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The First Agility Match: A Moment Frozen on the Brink

Updated on November 25, 2013
agilitymach profile image

Kristin is a dog agility instructor and competitor with 20 years in the sport.

Aslan at the start line at a trial in Tulsa, Oklahoma, circ. 2007.
Aslan at the start line at a trial in Tulsa, Oklahoma, circ. 2007. | Source

Aslan sailing over an agility jump.

Source

The First Competition

He sat at the start line - body quivering in anticipation. His eyes focused alternately on the first obstacle, a jump, and me. I had told him to stay, and even though excitement of the game caused him to stand on tippy toe, he didn't move. I had moved out past the first obstacle, and turned to face him, preparing to give my first command.

And at that moment, with both of us frozen for just a second, I realized that my little sheltie was on the brink of his agility career. At that moment, nothing had happened. He hadn't run his first course. There had been no mistakes - no triumphs. And anything was possible.

I had purchased my sheltie a year previous with the hope of not only having a great house dog, but also an agility dog and a demo dog to help train students. As a young pup, he had shown all the signs of being a potential star in performance events, such as obedience and agility. His breeder had held him out to go to a home that would train him.

It was my lucky day.

I named my tiny sable-merle sheltie Aslan. Deepfork's Aslan, to be exact, and training started for the young pup soon upon arrival at my house. He was quick to learn and eager for food, which helped trememdously in motivating him to learn sit, stay, lay down and all the basics.

I also took him out and about often, joining a puppy class for socialization. I knew the importance of early socialization, and I didn't want my puppy growing up fearful. He also earned his Canine Good Citizenship Certification.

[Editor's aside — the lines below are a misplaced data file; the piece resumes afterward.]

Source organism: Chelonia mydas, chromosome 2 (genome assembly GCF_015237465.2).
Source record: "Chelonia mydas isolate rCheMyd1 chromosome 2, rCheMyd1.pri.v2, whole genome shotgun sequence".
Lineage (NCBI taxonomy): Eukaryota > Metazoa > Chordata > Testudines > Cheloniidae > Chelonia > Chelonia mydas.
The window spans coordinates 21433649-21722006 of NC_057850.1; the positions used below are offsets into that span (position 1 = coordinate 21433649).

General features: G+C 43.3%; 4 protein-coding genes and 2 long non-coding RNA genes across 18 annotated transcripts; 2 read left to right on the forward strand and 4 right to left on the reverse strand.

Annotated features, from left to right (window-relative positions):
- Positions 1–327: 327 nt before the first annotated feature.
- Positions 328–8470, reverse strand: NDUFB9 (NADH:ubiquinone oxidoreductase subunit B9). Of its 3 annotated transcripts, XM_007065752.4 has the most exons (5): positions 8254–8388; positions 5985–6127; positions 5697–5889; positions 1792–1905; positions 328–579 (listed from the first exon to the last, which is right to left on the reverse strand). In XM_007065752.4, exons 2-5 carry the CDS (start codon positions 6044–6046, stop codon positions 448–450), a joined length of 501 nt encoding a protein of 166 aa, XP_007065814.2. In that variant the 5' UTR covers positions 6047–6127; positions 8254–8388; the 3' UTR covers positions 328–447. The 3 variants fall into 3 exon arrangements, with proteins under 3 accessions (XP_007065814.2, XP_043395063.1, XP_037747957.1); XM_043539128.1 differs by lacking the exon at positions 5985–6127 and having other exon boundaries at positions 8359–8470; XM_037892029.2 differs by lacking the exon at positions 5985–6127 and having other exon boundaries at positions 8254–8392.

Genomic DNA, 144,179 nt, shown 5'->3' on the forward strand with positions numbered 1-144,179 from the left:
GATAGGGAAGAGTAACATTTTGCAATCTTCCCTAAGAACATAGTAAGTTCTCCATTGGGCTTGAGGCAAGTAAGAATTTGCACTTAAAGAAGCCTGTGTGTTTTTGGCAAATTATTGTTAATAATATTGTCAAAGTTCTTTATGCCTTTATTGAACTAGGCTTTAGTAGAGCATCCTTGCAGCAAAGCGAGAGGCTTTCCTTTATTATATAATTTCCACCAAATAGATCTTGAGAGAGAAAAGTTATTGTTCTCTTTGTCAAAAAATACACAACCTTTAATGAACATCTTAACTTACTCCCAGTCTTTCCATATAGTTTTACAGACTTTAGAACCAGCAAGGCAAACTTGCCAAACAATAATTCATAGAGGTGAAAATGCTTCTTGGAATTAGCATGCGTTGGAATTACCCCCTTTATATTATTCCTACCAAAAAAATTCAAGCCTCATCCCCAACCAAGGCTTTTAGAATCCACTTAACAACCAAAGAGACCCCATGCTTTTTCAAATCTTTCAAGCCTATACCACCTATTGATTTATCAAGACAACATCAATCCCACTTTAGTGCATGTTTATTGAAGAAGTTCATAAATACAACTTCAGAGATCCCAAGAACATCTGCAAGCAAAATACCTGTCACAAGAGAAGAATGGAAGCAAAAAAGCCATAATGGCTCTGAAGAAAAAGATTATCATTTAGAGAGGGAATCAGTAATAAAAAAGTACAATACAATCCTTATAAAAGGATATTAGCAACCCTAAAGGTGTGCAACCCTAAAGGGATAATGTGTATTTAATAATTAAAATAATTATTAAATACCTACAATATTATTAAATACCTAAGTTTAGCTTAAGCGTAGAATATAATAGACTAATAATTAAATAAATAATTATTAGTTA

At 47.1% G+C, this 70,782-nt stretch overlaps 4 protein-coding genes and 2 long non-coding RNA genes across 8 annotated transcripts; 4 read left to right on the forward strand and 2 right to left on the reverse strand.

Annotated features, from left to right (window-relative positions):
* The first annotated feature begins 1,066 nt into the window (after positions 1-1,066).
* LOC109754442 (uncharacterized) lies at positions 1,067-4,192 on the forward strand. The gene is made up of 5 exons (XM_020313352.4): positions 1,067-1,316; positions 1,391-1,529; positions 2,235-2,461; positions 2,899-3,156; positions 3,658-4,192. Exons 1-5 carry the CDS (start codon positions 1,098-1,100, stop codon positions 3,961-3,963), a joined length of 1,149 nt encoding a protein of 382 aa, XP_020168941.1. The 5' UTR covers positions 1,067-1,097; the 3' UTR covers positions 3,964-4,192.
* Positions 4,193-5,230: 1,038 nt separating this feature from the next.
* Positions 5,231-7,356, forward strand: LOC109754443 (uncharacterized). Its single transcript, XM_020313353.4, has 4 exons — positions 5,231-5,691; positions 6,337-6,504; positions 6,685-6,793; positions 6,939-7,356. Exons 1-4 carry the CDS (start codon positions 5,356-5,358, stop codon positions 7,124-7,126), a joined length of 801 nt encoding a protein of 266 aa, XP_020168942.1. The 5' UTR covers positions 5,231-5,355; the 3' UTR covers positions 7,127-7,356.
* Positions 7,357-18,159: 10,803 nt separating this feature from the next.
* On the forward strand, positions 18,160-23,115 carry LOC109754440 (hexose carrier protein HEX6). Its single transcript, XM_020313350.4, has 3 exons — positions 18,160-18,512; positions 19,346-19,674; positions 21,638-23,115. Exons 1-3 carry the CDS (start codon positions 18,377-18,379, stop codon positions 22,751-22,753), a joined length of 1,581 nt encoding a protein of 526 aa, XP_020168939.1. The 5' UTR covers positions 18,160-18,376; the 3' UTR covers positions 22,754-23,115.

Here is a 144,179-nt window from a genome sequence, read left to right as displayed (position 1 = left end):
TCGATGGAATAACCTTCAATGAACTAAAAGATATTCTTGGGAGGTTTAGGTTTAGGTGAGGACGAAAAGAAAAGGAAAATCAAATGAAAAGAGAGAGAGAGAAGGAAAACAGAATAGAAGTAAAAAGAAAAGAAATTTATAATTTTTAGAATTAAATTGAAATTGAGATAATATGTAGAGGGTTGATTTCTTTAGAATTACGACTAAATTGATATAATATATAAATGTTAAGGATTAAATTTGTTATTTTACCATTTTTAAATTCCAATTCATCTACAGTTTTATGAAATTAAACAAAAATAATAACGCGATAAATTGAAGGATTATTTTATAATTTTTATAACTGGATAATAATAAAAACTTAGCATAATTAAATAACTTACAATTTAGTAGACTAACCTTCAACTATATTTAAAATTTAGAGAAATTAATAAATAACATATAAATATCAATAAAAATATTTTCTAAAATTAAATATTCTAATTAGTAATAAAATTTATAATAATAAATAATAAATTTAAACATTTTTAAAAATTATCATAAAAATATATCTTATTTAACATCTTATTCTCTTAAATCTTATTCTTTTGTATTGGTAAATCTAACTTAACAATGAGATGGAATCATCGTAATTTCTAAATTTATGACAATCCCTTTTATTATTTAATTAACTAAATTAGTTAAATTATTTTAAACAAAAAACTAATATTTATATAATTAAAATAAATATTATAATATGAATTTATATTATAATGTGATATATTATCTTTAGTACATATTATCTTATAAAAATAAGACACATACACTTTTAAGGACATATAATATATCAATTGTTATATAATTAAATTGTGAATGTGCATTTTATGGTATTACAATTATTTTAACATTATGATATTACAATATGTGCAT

When he was a year old and physically ready for the demands required, we began agility training. He excelled at the sport, gaining confidence and speed with every session. Although we wouldn't know until he began going to agility trials, it seemd the little sheltie had a big future.

And then, there we stood at the start line of his first competition - frozen for a second - hours and hours of training behind us, and an unwritten future ahead of us. At that moment, the little dog was at the cusp of his agility career. Nothing was written, and all was possible.

Then, I said, "OK, Over," and Aslan began writing his sporting future.

We did fairly well that day at the AKC agility match, lots of triumphs and a few mistakes. Aslan and I ran two runs. The first run, we knocked a bar, disqualifying us. The second run, we qualified and won first place.

It was a good beginning - a good first paragraph to a new agility career. I can't wait to read the next section.

Aslan competing at the 2008 AKC Agility National Championships - only one page in his continuing journey.

Aslan Agility: Long May You Run

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Comments

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  • agilitymach profile imageAUTHOR

    Kristin Kaldahl 

    6 years ago

    Thank you so much!!! It's easy to get some great pics from agility. :)

  • profile image

    Starmom41 

    6 years ago

    great picture, and beautiful little dog!!!

  • agilitymach profile imageAUTHOR

    Kristin Kaldahl 

    6 years ago

    Thank you so much, Moonlake!!! Yes, he does love what he's doing. In fact, he lives for it!!

    Thanks for voting and sharing. :)

  • moonlake profile image

    moonlake 

    6 years ago from America

    You have a beautiful dog. He shows that he enjoys what he is doing. Voted up and shared.

  • agilitymach profile imageAUTHOR

    Kristin Kaldahl 

    6 years ago

    Shelties and sheltie mixes too are great little dogs. Yes, Aslan has energy on the course but is a slug off of it. :) But he'll put on the after burners when running.

    Thanks!

  • lindalou1963 profile image

    Linda 

    6 years ago from Texas

    What a handsome boy you have! He's really good! I have a sheltie mix but she doesn't have near this energy, but that's okay, neither do I! Thanks for posting!

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